Every second morning or so, we would go into town for supplies and have a holiday treat in a milk bar (largely gone from the NZ landscape now). A milkshake (my mother’s favourite) or an ice-cream. Even at 10 or 11 am, the sun would be pumping out its heat, and an icy treat was always welcome.

We would go swimming in the afternoons, at the large pool in the town. It was surrounded with grass, and so families, like ours, would picnic there under the trees for hours. Even my father would swim, although he always said the temperature had to be over 80 to go in the water. We would laugh, because this showed how old school he was, working in Fahrenheit. To this day, 32F, 100F and 80F are the only Fahrenheit numbers which make any sense to me.

My dad would sometimes take off, perhaps all that family togetherness hour after hour too much of a shock after a year of isolation on the farm. He would cross the river and climb the rocky hills, sometimes to the clock at the summit, where he had a magnificent view of the plains, the Clutha River (New Zealand’s largest) and the suspension bridge, the orchards which surrounded the town, and the tailings of the gold rush in the 1800s.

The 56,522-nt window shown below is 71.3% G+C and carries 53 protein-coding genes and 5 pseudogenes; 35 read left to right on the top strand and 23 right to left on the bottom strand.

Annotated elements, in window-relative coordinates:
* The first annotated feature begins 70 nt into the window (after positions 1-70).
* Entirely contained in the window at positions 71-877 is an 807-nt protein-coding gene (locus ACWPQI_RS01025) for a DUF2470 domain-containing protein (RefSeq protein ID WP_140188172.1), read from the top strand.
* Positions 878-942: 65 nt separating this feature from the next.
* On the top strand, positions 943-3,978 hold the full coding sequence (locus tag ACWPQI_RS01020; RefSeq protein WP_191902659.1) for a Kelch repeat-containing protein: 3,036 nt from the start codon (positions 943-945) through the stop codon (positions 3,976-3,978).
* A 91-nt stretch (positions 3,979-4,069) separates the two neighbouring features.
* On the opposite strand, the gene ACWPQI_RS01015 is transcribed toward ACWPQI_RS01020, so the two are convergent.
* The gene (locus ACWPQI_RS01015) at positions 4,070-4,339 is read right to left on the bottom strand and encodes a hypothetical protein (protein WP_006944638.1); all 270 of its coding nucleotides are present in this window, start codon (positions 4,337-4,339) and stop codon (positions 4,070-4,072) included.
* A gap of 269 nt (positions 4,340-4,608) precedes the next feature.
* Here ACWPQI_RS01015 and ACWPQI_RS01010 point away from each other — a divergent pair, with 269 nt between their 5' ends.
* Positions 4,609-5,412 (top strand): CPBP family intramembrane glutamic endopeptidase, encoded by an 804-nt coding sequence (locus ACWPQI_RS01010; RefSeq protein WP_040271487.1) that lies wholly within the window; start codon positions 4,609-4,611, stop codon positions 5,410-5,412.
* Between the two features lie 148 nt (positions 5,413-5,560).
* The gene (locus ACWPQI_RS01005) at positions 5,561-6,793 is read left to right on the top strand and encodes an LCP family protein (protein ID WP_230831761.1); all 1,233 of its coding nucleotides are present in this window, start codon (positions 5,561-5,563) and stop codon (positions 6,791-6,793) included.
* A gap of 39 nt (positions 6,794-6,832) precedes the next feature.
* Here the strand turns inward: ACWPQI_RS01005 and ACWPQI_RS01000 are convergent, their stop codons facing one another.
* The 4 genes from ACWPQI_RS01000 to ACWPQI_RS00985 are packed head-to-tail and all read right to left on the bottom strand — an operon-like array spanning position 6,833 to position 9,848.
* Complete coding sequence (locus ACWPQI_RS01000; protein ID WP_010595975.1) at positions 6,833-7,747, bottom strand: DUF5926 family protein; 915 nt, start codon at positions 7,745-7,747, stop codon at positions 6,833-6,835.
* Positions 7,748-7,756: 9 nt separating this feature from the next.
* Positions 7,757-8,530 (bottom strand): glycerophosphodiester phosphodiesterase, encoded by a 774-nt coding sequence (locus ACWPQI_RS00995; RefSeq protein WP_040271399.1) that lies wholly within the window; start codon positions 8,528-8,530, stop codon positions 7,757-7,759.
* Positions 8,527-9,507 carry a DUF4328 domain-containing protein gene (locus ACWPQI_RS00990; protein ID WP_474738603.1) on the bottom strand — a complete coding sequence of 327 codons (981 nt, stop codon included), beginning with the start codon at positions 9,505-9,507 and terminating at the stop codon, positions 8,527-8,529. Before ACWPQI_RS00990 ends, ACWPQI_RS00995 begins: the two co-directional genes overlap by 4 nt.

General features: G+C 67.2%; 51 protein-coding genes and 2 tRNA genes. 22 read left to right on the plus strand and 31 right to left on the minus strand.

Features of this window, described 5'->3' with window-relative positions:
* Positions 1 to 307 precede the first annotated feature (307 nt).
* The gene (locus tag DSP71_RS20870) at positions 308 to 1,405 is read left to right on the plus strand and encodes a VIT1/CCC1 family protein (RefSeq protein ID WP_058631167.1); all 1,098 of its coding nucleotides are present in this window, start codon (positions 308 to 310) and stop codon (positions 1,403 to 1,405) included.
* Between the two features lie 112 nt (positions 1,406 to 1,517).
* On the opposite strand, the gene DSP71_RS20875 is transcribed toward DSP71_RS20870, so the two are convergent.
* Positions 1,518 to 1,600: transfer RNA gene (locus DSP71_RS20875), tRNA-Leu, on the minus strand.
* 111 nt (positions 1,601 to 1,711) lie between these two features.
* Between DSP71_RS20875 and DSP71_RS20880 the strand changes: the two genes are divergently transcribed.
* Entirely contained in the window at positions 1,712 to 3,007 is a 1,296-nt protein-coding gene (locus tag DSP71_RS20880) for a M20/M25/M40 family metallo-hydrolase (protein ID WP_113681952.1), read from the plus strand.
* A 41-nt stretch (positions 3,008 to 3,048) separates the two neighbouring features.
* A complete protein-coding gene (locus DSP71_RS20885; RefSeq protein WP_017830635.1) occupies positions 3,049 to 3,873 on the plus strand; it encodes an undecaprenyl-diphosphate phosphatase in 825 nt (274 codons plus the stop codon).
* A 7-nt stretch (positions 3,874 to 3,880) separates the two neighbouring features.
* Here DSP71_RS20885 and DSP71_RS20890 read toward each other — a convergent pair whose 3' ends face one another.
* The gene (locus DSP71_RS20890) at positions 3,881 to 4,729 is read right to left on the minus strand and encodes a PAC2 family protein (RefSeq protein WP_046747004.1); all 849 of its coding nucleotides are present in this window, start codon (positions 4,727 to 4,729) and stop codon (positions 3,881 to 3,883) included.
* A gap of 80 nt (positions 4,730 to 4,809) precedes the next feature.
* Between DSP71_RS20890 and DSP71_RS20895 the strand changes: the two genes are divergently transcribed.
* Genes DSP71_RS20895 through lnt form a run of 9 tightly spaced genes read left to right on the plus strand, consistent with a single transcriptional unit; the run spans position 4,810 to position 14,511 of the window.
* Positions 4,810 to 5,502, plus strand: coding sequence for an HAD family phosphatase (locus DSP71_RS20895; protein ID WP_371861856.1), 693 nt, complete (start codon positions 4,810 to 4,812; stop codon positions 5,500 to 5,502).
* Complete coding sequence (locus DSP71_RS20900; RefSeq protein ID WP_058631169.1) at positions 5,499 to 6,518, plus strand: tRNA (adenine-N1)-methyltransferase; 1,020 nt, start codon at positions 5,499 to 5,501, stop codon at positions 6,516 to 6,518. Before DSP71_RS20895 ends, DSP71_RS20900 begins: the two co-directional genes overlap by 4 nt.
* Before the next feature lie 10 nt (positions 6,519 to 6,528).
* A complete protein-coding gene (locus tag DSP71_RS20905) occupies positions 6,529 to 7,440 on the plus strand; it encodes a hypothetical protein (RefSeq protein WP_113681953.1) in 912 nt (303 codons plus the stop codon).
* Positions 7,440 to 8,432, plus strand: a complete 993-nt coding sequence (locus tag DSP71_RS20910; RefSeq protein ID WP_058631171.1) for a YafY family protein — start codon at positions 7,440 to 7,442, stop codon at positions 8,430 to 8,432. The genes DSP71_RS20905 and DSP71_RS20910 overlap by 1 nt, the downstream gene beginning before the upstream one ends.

The cooler evenings were spent walking, then later playing cards, monopoly or scrabble in the long, light southern nights.

Meals were simple – fresh summer salad sandwiches for lunch, and something easy and quick in the evenings, cooked over the sole gas element. I remember our excitement that we would get Honey Puffs as our breakfast cereal. Laden with sugar, and expensive, it was banned for the rest of the year. Perhaps that’s why, at my latest Christmas holiday just a few weeks ago, I indulged in the guilty pleasure of Honey Puffs for breakfast.

As we got older, a few days before we were due to return home, my parents introduced pick-your-own fruit activities at a local stone fruit farm. We would pick boxes and boxes of peaches, apricots and plums, take them home, and my mother would make them into jam or preserves, a welcome taste of summer in the depths of winter.